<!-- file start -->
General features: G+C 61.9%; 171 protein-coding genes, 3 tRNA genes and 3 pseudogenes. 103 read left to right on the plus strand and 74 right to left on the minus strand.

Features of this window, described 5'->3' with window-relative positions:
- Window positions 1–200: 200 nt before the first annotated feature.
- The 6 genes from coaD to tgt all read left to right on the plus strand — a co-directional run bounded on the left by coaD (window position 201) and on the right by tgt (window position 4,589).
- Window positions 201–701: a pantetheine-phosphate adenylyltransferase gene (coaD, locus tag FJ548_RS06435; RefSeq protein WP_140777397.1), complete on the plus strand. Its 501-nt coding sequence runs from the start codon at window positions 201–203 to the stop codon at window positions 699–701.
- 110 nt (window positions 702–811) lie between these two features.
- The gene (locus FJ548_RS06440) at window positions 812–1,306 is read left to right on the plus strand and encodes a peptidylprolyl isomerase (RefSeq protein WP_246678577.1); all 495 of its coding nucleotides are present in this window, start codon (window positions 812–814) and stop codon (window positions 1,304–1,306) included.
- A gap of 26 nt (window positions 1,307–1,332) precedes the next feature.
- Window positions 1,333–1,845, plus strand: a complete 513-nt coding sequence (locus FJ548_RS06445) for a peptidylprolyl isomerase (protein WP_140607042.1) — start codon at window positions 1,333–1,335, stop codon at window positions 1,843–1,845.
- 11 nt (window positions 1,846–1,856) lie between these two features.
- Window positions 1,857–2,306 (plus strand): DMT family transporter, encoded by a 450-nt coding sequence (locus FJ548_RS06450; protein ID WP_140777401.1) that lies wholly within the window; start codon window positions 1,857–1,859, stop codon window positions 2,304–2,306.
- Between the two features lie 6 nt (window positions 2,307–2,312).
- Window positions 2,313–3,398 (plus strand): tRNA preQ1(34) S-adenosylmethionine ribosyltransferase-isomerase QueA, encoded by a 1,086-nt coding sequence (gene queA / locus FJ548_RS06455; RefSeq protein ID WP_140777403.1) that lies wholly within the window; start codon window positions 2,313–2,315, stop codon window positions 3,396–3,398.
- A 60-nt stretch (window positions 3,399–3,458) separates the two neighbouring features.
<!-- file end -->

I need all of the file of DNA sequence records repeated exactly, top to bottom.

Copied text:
General features: G+C 61.9%; 171 protein-coding genes, 3 tRNA genes and 3 pseudogenes. 103 read left to right on the plus strand and 74 right to left on the minus strand.

Features of this window, described 5'->3' with window-relative positions:
- Window positions 1–200: 200 nt before the first annotated feature.
- The 6 genes from coaD to tgt all read left to right on the plus strand — a co-directional run bounded on the left by coaD (window position 201) and on the right by tgt (window position 4,589).
- Window positions 201–701: a pantetheine-phosphate adenylyltransferase gene (coaD, locus tag FJ548_RS06435; RefSeq protein WP_140777397.1), complete on the plus strand. Its 501-nt coding sequence runs from the start codon at window positions 201–203 to the stop codon at window positions 699–701.
- 110 nt (window positions 702–811) lie between these two features.
- The gene (locus FJ548_RS06440) at window positions 812–1,306 is read left to right on the plus strand and encodes a peptidylprolyl isomerase (RefSeq protein WP_246678577.1); all 495 of its coding nucleotides are present in this window, start codon (window positions 812–814) and stop codon (window positions 1,304–1,306) included.
- A gap of 26 nt (window positions 1,307–1,332) precedes the next feature.
- Window positions 1,333–1,845, plus strand: a complete 513-nt coding sequence (locus FJ548_RS06445) for a peptidylprolyl isomerase (protein WP_140607042.1) — start codon at window positions 1,333–1,335, stop codon at window positions 1,843–1,845.
- 11 nt (window positions 1,846–1,856) lie between these two features.
- Window positions 1,857–2,306 (plus strand): DMT family transporter, encoded by a 450-nt coding sequence (locus FJ548_RS06450; protein ID WP_140777401.1) that lies wholly within the window; start codon window positions 1,857–1,859, stop codon window positions 2,304–2,306.
- Between the two features lie 6 nt (window positions 2,307–2,312).
- Window positions 2,313–3,398 (plus strand): tRNA preQ1(34) S-adenosylmethionine ribosyltransferase-isomerase QueA, encoded by a 1,086-nt coding sequence (gene queA / locus FJ548_RS06455; RefSeq protein ID WP_140777403.1) that lies wholly within the window; start codon window positions 2,313–2,315, stop codon window positions 3,396–3,398.
- A 60-nt stretch (window positions 3,399–3,458) separates the two neighbouring features.